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Ted Cruz Gets One Wrong on Iran Deal

Cruz got one wrong Thursday. (Al Drago/CQ Roll Call)

Sen. Ted Cruz flubbed one Thursday in his impromptu debate on the Iran deal.  

While many believe Iran wants a nuclear weapon, Cruz declared Iran's leaders have "explicitly said they are developing nuclear weapons" — something that simply hasn't happened. "There is no doubt about it," the Texas Republican added for emphasis. Cruz's declaration came in an impromptu, but civil, debate with CodePink Co-Founder Medea Benjamin  outside the White House.  

"But let’s have some dialogue,” Cruz told her. “So one of the things you said is, 'if Iran is trying to get nuclear weapons.' Well, the nice thing is I believe ... truth matters. You know one entity, one person with whom there is no ambiguity in terms of whether Iran wants a nuclear weapon is the Ayatollah [Ali] Khamenei. Is President [Hassan] Rouhani. Both of whom explicitly said they are developing nuclear weapons. There is no doubt about it."  

Benjamin retorted, "That is absolutely false,” prompting jeers from a crowd of Iran-deal opponents and a protest from Cruz that he not be interrupted.  

("Do you know Farsi?" one derisively shouted.)  

But Benjamin appears to be right.  

It's one thing to say Iranian leaders are claiming not to be developing nuclear weapons and are lying, or will cheat. Many have made that argument. But it's quite another to say they have declared they will when they haven't — and that's what Cruz did.  

This is what Reuters reported Khamenei actually said about the deal just days ago: "The Americans say they stopped Iran from acquiring a nuclear weapon," Khamenei said. "They know it's not true. We had a fatwa, declaring nuclear weapons to be religiously forbidden under Islamic law. It had nothing to do with the nuclear talks.”  

What Khamenei is saying is that developing nuclear weapons would violate his religion. Ergo, he made the decision, not the Americans, not to develop them.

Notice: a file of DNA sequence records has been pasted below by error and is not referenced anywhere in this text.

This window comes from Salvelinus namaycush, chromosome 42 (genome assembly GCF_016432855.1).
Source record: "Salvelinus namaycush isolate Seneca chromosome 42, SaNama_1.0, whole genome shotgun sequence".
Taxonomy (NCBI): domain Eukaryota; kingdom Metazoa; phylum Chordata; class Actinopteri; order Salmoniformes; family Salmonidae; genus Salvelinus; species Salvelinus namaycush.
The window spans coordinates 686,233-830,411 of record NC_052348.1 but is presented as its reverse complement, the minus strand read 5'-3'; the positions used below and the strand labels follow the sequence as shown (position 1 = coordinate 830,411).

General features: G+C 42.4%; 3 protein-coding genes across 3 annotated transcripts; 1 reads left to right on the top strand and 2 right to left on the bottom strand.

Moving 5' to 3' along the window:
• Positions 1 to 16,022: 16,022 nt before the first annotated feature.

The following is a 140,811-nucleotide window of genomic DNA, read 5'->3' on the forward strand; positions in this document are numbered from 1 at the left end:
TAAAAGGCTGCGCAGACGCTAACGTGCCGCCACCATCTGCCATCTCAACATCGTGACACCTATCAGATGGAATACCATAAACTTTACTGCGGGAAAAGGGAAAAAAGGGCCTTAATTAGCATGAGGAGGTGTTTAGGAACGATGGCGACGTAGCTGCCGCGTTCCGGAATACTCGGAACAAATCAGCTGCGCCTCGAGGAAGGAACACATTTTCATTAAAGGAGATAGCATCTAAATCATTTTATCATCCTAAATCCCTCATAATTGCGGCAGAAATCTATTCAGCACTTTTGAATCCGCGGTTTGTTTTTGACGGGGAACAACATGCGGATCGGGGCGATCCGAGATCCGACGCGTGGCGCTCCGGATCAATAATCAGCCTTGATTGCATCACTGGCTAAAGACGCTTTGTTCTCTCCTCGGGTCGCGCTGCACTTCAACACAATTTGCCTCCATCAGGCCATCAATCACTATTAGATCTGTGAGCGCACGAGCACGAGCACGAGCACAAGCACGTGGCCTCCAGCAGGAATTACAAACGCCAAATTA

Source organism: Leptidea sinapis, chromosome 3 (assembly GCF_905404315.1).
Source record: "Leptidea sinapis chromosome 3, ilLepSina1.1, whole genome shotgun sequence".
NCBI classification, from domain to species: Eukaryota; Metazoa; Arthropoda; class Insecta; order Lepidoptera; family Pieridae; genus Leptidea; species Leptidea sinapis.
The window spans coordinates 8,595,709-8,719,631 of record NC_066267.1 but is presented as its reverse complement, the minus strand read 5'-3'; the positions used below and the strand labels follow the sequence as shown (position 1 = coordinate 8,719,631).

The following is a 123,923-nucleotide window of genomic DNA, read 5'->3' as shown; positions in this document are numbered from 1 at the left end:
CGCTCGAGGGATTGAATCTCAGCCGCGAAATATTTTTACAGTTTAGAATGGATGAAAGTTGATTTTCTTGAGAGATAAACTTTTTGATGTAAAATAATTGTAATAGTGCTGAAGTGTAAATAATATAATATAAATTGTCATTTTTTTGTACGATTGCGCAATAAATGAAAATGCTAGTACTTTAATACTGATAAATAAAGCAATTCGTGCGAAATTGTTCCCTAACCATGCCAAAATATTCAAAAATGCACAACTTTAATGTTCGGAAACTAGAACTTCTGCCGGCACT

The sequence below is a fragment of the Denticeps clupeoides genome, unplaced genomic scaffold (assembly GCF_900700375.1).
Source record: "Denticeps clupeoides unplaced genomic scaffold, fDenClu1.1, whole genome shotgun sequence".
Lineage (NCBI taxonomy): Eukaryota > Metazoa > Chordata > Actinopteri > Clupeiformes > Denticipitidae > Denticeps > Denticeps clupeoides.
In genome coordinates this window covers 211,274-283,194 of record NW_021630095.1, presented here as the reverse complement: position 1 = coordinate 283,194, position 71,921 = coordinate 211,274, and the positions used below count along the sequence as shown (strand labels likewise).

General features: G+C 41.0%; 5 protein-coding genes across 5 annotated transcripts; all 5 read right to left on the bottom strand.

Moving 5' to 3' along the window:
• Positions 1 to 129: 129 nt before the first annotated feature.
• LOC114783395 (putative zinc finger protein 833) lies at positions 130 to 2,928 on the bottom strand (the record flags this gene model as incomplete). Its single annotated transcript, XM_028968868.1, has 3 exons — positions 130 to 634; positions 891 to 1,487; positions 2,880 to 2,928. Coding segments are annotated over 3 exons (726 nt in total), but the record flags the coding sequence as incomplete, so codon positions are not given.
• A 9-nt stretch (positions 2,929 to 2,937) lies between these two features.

That's not what Cruz said he said.  

Cruz Press Secretary Phil Novack declined to walk back Cruz's statement in an email exchange with CQ Roll Call, but nor could he back up the statement.  

"The Iranians have consistently and assiduously lied and cheated over their nuclear program for more than two decades while their actions have clearly demonstrated their commitment to become a nuclear power," Novack said.  

"The fatwa may or may not exist — and is yet another lie and fabrication," he said, linking to a Washington Post fact check. "From the Post: Even if one believes the fatwa exists — and will not later be reversed — it clearly appears to have evolved over time. U.S. officials should be careful about saying the fatwa prohibits the development of nuclear weapons, as that is not especially clear anymore.  

"Note that the Supreme Leader is not denying pursuing a nuclear weapon in the below quote. All he is saying is that the deal did not stop them from acquiring a nuclear weapon. And in that they are not wrong."  

The problem with Novack's statement is that Cruz said Khamenei and Rouhani have explicitly said they are developing nuclear weapons, but without backing it up. Indeed, Iran declares in the deal itself that it will not develop a nuclear weapon.  

(Novak expanded on his statement on Friday afternoon. )

(Also read: Cruz accuses Mitch McConnell of lying.)

Cruz isn't the only presidential candidate who brought up Khamenei's comments Thursday.  

Sen. Rand Paul, R-Ky., said he was troubled by Khamenei's statements in an exchange with Secretary of State John Kerry in a Senate Foreign Relations Committee hearing.  

"But I guess the point is is that everybody that's for the agreement, yourself included, are saying this will prevent them from having a nuclear weapon, and the ayatollah's saying exactly the opposite," Paul said.  

Kerry disputed Paul's characterization.  

"Do you know why he's saying that? Because he doesn't believe the Americans stopped them; he believes he stopped them because he issued a fatwa, and he has declared the policy of their country is not to do it. So he is, as a matter of sovereignty and pride, making a true statement. He doesn't believe the Americans stopped them. He said they didn't want to get one in the first place."  

Nicole Puglise and Matthew Fleming contributed to this report. Related: Ted Cruz Still Hasn't Corrected Code Pink Debate Flub Ted Cruz Debates Protesters at Anti-Iran Deal Event Ted Cruz on Iran: There Will Be Blood Ted Cruz Accuses Mitch McConnell of Lying See photos, follies, HOH Hits and Misses and more at Roll Call's new video site. Get breaking news alerts and more from Roll Call in your inbox or on your iPhone.